Last night, the City Council split over the matter of meter hours.  In the roll-back corner were District 4’s Rep Jean Quan, as well as Reps Jane Brunner, Pat Kernighan and Larry Reid.  The other council members abstained, including Desley Brooks, Rebecca Kaplan and Nancy Nadel.  Ignacio De La Fuentes wasn’t at the meeting.

It’s all about the city coffers.  The roll-back (to 6pm) contingent have come up with alternative ways to earn revenues, but not the full $1.3 million take from this extra two hours’ meter time nightly.  Other council members seem to be folding their arms until that entire amount can be delivered elsewhere.

According to the Tribune, the matter will return to the City Council in two weeks.  Local citizens and merchants have not been able to sway the group yet.  It will come down to showing the money…from where?

Montclarions Care About Meter Hours

While Oakland parking meter changes have been in the news lately, we didn’t have a complete read on how Montclarions felt and decided to launch a parking preference survey.  Now we can report that locals seem particularly bothered by extended meter kiosk hours and are less concerned about the rate increases per se.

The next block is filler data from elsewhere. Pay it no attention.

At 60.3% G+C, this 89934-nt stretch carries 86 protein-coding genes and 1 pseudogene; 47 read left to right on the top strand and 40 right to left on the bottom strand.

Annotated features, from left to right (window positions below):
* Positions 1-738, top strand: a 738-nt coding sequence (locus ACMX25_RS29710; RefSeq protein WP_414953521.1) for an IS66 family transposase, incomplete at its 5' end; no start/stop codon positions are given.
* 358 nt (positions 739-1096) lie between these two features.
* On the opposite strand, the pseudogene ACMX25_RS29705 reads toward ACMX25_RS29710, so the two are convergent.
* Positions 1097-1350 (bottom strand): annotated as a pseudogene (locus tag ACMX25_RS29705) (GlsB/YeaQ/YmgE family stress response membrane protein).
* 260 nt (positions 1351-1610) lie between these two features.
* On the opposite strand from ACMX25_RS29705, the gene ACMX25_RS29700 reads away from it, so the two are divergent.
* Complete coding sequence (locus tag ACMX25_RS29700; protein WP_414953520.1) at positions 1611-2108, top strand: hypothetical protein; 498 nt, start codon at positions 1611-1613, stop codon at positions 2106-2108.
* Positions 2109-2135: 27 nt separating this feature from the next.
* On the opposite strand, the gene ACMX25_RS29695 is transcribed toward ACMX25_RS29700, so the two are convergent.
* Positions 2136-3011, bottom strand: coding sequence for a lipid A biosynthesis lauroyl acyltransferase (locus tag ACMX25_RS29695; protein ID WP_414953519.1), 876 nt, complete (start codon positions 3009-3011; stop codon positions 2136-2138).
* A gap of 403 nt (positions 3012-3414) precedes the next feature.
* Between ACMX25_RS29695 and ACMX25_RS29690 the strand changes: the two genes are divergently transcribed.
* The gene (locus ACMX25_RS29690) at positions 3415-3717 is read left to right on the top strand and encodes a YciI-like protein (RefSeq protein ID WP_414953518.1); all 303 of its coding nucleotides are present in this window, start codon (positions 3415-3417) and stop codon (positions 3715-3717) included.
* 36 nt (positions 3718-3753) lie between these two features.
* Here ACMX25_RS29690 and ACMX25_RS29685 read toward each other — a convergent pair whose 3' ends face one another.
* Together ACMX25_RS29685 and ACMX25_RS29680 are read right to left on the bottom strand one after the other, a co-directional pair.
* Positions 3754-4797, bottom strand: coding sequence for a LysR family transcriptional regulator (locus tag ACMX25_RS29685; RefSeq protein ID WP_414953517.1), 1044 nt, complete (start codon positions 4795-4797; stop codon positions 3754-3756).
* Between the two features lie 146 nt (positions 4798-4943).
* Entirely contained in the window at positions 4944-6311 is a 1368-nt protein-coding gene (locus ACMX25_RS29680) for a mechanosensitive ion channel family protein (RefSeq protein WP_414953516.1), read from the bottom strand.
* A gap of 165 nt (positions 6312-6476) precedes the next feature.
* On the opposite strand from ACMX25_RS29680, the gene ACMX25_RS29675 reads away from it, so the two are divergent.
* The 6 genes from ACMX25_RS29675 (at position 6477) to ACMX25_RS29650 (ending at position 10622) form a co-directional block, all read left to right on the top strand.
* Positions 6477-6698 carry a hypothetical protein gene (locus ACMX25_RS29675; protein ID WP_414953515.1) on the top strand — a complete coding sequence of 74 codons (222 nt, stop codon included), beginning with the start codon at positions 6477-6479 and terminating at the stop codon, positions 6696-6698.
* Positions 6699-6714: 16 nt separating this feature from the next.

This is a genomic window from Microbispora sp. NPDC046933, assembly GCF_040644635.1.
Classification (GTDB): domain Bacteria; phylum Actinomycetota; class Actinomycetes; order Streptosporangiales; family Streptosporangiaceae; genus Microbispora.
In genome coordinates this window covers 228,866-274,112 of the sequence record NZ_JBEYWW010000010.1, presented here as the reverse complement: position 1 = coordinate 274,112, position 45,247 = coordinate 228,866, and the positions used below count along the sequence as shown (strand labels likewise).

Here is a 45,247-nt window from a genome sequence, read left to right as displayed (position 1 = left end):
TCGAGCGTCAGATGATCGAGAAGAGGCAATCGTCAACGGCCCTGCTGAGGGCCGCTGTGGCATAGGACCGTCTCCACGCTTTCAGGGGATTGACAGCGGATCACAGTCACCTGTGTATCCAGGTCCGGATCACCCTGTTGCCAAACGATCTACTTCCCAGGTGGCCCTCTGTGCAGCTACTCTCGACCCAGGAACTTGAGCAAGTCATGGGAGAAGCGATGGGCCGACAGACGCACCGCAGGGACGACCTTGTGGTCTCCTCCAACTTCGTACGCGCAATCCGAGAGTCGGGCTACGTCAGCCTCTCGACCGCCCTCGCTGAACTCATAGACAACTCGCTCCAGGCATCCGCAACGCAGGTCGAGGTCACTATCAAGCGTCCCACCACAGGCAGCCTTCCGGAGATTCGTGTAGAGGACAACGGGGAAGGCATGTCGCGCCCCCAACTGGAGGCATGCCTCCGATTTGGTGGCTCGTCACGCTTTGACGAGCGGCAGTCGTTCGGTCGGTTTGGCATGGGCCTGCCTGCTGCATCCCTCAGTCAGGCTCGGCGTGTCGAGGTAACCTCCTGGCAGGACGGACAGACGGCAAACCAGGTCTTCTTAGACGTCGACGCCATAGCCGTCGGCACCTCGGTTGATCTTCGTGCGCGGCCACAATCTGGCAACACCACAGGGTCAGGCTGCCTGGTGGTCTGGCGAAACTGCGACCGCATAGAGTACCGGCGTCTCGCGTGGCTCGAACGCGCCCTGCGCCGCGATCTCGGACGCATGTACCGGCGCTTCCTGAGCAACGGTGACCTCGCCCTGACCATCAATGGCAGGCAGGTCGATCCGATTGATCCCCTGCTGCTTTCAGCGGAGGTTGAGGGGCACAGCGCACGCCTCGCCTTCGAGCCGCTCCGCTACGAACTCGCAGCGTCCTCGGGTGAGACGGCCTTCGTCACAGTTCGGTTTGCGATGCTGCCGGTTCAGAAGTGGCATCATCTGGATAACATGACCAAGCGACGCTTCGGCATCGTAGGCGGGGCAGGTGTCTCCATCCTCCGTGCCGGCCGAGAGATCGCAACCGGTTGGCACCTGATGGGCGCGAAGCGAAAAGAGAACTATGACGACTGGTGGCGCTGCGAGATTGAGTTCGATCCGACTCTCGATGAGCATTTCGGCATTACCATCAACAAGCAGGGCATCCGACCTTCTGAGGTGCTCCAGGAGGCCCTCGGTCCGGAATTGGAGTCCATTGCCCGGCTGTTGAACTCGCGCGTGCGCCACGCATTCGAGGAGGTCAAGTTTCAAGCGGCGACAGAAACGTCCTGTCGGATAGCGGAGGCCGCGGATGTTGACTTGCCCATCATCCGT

Most survey takers visit Montclair frequently and will continue to run errands around the village.  Some respondents said they may increase their trips to neighboring cities, due to the hassles of extended hours and kiosks.  Over time, it will be interesting to see how this plays out.

Parking Meter-Machines

Meter Hours Really Matter

We learned that extending the meter kiosks to 8pm was the biggest irritant, with 59 percent giving the move a resounding thumbs-down and another 6 percent saying it wasn’t okay.  Having a three-hour ticket option, starting at 5pm, has helped to ease the pain – some 24 percent gave it a thumbs-up and 41 percent said it was okay with them.